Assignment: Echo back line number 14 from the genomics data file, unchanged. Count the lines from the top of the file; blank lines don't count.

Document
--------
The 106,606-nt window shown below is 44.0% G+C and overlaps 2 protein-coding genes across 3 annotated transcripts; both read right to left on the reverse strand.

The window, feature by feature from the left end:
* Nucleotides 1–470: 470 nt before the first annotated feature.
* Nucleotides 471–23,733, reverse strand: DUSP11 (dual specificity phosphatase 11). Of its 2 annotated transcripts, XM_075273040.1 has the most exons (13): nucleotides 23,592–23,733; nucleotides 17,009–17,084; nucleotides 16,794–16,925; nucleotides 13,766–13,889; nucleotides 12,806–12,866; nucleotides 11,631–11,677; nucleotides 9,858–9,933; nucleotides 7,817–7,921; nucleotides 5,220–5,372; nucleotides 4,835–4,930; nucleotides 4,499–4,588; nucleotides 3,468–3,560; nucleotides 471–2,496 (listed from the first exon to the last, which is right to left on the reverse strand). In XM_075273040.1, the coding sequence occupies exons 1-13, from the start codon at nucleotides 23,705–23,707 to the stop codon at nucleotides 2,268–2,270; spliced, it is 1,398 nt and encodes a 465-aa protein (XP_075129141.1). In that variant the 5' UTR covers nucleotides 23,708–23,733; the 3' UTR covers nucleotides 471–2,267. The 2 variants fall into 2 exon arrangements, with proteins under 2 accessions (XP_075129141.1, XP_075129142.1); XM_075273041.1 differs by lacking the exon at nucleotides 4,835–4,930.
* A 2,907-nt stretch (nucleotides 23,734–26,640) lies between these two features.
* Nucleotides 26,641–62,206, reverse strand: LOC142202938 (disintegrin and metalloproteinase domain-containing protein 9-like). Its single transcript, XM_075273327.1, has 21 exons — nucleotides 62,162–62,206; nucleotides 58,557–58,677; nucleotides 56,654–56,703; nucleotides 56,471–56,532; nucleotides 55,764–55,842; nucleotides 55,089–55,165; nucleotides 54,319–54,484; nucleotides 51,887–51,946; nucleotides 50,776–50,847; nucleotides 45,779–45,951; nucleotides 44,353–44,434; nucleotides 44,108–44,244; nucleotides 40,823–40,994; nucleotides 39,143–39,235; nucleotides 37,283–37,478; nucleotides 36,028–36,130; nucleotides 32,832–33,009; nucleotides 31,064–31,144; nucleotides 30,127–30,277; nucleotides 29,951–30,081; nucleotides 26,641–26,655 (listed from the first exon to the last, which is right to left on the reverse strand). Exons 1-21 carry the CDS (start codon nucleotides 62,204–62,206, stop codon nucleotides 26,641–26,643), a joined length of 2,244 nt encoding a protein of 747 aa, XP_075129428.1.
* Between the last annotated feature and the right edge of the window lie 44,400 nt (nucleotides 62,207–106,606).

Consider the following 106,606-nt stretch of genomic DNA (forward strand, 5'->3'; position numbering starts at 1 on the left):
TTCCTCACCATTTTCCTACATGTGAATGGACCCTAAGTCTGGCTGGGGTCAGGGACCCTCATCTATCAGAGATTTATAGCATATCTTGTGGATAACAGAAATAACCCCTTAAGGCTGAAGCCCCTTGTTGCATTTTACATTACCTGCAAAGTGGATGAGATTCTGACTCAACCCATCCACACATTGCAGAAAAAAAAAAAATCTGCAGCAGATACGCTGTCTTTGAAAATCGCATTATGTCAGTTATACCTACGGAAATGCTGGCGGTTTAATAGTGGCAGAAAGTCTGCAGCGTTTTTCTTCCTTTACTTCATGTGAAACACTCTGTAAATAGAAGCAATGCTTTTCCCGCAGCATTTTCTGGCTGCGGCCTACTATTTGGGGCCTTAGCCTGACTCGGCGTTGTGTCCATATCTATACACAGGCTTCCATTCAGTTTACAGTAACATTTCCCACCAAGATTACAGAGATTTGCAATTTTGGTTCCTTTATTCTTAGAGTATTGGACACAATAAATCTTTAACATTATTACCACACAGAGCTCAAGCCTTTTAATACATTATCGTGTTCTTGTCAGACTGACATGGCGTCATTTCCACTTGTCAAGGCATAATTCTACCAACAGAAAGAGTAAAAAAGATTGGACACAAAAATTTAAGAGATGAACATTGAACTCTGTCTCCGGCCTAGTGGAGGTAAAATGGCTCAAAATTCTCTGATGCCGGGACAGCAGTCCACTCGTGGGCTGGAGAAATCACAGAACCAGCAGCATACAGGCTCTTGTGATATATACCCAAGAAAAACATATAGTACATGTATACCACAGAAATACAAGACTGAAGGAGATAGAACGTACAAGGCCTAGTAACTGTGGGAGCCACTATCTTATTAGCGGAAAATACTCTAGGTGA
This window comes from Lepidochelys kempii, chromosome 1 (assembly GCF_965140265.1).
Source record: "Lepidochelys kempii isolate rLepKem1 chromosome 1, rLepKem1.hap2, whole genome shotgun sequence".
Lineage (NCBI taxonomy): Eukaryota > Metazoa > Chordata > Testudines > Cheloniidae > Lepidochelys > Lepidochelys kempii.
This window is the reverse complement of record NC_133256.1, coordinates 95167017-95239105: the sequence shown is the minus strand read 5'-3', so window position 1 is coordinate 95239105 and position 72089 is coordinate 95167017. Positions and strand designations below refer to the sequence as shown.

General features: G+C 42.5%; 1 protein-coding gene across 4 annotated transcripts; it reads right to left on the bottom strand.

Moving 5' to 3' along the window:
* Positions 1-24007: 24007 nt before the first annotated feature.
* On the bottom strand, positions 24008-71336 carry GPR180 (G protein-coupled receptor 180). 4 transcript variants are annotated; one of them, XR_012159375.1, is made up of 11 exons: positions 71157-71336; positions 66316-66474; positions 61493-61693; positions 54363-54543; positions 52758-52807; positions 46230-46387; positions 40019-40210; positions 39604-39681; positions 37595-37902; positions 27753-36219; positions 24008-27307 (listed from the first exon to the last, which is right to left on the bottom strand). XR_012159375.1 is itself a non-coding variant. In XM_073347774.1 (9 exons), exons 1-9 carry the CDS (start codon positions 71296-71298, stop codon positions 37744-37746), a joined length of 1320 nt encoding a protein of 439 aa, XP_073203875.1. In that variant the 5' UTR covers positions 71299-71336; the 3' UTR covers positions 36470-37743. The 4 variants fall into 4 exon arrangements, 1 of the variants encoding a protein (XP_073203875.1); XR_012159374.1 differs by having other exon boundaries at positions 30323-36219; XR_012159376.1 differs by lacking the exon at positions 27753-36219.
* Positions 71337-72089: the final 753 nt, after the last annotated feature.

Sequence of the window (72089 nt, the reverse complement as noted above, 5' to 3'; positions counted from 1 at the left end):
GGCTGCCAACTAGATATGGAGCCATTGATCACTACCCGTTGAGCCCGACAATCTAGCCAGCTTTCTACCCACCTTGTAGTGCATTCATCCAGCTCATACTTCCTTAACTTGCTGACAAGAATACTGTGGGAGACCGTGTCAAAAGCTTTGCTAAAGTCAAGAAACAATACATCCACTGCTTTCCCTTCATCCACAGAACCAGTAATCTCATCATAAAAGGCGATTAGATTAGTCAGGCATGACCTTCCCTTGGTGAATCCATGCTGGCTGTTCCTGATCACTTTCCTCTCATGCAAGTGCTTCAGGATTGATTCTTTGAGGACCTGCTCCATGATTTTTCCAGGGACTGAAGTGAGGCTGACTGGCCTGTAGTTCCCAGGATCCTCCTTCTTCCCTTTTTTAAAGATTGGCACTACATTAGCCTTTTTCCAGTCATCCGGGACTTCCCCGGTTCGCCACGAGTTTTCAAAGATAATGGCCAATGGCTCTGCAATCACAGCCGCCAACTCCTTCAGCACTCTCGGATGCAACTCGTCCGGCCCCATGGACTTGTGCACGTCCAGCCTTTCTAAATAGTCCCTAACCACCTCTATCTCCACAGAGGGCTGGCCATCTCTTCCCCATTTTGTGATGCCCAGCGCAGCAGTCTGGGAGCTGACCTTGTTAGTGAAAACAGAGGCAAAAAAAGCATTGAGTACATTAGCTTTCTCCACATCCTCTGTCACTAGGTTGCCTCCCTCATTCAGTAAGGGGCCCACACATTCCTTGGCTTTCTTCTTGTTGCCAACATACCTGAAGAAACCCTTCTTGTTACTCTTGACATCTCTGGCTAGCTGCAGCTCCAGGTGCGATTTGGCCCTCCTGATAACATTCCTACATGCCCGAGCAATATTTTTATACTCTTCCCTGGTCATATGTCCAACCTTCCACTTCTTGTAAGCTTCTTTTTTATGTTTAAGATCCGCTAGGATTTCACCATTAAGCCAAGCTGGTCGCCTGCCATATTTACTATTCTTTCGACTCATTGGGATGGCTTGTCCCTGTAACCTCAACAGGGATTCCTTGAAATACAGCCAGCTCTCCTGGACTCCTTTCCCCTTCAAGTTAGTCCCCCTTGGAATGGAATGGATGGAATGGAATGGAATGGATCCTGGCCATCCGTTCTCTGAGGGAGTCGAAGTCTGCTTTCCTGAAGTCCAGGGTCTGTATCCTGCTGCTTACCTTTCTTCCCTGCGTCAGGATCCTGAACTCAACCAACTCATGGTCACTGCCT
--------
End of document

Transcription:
General features: G+C 42.5%; 1 protein-coding gene across 4 annotated transcripts; it reads right to left on the bottom strand.